Vergil Ortiz looks the business as he trounces Maurice Hooker then calls out Terence Crawford, writes Jack Hirsch
ALTHOUGH he was a huge underdog entering the ring against Vergil Ortiz Jnr, Maurice Hooker’s confidence was high. ‘Been there, done that,’ was probably running through his mind as he awaited the opening bell.
It was a little over two years ago when Hooker, now 31, was in a similar situation when he was matched with a highly-touted unbeaten prospect who was using him as a springboard to stardom. It never happened though; Hooker, then the WBO super-lightweight boss, successfully defended his belt by stopping the fancied Alex Saucedo. Within a year, Hooker would lose his belt to Jose Ramirez but he knew that victory over Ortiz would put him back in the world title picture, this time at 147lbs.
With stablemates Terence Crawford and Jamel Herring accompanying him to the Dickies Arena, Hooker had the swagger of a champion in waiting. But shortly after the first round of the Golden Boy-promoted main event got underway reality struck. Ortiz came out not only firing but landing with such force that it was easy to see why none of his previous 16 opponents made it past the seventh round.
Hooker had a fight plan but he was forced into survival mode before it could be executed. It seemed as if every punch Ortiz threw was designed to end things. And Ortiz threw many as he marched forward, attacking relentlessly. Hooker, to his credit, jabbed and jabbed and kept on the move as his trainer Bo McIntyre told him to keep off the ropes.
By the third round Hooker had settled in it seemed. Those leads were reddening Ortiz’s face but, by way of retort, body blows were hurting the older fighter. It was a home game for both Texans – Hooker from Dallas and Ortiz from Grand Prarie – yet the crowd’s loyalty was with the 22-year-old.
That did not deter Hooker who was growing in confidence and carrying the fight to Ortiz in the fourth round after stunning him with an overhand right. Ortiz, though, is a special fighter. He roared back in the fifth round with a blistering body attack that continued into the sixth. Late in the round, Hooker could take no more and crumpled to the canvas from a barrage of blows. He reluctantly pulled himself up late in the count.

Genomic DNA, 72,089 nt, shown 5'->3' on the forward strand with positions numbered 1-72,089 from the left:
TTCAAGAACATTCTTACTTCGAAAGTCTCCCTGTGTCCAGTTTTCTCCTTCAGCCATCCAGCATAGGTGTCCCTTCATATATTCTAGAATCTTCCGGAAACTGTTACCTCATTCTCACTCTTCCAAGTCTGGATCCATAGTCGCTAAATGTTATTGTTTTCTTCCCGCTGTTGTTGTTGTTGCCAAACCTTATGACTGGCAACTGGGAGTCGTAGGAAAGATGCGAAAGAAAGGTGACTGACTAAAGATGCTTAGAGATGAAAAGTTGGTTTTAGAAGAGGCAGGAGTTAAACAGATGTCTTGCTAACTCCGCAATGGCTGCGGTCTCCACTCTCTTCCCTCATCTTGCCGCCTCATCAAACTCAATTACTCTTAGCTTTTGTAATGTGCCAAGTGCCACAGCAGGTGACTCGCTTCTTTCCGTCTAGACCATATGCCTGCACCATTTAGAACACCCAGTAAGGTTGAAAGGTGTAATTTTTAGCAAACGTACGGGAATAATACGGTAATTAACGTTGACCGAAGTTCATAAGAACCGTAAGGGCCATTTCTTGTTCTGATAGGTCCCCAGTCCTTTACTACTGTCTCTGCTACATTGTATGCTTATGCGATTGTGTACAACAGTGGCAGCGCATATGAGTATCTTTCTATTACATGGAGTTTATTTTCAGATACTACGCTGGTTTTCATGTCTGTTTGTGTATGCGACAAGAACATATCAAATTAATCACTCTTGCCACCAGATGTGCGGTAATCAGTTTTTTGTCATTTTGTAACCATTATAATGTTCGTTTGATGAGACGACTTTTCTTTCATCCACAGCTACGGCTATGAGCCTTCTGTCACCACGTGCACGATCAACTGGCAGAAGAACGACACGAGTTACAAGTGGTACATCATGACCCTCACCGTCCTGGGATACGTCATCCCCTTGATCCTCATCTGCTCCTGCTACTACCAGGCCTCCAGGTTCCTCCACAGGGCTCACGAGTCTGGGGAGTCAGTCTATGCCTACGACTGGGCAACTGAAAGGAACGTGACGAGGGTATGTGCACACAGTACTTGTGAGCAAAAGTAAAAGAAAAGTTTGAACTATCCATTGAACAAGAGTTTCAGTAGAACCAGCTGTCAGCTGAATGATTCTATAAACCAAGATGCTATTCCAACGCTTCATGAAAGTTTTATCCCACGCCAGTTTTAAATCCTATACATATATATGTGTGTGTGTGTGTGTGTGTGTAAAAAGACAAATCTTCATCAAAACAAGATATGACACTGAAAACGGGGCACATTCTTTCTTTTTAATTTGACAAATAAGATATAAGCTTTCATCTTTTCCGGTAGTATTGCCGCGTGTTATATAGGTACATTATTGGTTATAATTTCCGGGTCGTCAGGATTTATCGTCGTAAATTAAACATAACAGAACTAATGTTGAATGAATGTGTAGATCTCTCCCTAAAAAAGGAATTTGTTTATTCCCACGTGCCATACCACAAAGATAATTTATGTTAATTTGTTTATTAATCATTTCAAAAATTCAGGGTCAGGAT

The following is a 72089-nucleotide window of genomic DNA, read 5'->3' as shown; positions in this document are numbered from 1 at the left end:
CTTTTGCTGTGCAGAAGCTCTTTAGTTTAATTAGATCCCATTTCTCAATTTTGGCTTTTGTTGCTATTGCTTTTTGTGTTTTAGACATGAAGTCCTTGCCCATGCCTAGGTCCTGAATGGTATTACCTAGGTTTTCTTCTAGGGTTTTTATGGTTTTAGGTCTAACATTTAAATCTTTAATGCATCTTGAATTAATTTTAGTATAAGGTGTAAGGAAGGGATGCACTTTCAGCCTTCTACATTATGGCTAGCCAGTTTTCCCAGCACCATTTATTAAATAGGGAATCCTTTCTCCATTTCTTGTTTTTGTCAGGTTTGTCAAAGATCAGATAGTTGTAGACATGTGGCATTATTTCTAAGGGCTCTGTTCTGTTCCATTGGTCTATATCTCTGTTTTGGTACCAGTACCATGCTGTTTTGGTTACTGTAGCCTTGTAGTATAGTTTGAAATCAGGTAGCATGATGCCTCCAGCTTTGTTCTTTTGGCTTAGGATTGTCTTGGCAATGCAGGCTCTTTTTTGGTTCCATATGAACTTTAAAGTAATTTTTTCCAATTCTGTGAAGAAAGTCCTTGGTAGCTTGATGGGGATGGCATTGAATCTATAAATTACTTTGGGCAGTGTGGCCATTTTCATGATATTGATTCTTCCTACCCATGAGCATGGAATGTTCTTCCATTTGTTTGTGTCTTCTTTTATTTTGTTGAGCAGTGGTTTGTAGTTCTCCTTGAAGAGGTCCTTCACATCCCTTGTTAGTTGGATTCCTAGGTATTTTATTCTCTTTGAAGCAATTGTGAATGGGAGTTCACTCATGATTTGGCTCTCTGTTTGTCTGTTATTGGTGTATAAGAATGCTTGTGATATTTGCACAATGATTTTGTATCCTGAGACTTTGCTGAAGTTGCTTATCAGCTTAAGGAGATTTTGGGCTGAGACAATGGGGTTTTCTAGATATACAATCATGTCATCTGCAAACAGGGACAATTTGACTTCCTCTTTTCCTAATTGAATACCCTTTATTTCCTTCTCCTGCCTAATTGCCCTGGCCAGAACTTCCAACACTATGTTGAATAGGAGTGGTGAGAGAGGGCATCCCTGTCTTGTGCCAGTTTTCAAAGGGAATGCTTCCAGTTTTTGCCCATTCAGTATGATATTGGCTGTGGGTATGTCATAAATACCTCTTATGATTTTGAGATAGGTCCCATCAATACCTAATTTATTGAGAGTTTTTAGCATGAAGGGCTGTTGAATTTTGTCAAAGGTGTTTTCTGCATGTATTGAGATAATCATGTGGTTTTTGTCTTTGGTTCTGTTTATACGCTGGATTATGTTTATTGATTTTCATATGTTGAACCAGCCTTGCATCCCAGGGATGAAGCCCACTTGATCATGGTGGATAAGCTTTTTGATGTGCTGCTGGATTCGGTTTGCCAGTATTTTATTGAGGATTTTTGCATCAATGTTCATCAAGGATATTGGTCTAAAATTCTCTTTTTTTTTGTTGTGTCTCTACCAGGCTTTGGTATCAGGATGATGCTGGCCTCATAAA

The torrid pace that Hooker thought would undo Ortiz had undone him. It came as no surprise that the scheduled 12-rounder ended at 36 seconds of the seventh when Hooker turned away in pain and took a knee after getting hit with a right. It was claimed he injured his right hand on contact from the blow. Referee Laurence Cole, upon seeing this, stopped the fight. At the time of the stoppage Ortiz led by scores of 58-55, 59-54, and 60-53.
Ortiz turned to Crawford at ringside and reiterated the challenge he had made before the fight. “I don’t care whether I’m ready or not,” said Ortiz, “I want that fight.” Errol Spence who sat ringside has still shown no inclination to box Crawford which makes Ortiz’s attitude all the more refreshing.
Seneisa Estrada from Los Angeles, is the new WBA strawweight champion, dethroning long time Mexico City titleholder Annabel Ortiz by a unanimous 10-round decision scored 100-89 by judges Gary Ritter and Jesse Reyes. Chris Miligore had it 99-90. Mark Nelson refereed.
A right dropped Ortiz in the second round and she felt Estrada’s power throughout, but settled down and scored with many good blows of her own. Estrada was shifty alternating between lefty and righty. She picked her spots beautifully and by the end Ortiz’s eyes were badly swollen. The decision was a fair one, but it can be argued that the lopsided scores were a bit extreme.
Buenos Aires’ Marcelino Lopez dropped Jairo Lopez in the second, third, and disputedly in the fourth, then polished him off at 1-24 of the fifth of their scheduled 10. The Mexican gave it all he had in the fourth round, but when he went down once again in the fifth, he made no effort to get up, spitting out his mouthpiece and listening to referee Mark Calo count him out.
The Verdict Hooker’s career at crisis point but Ortiz looks like the real deal.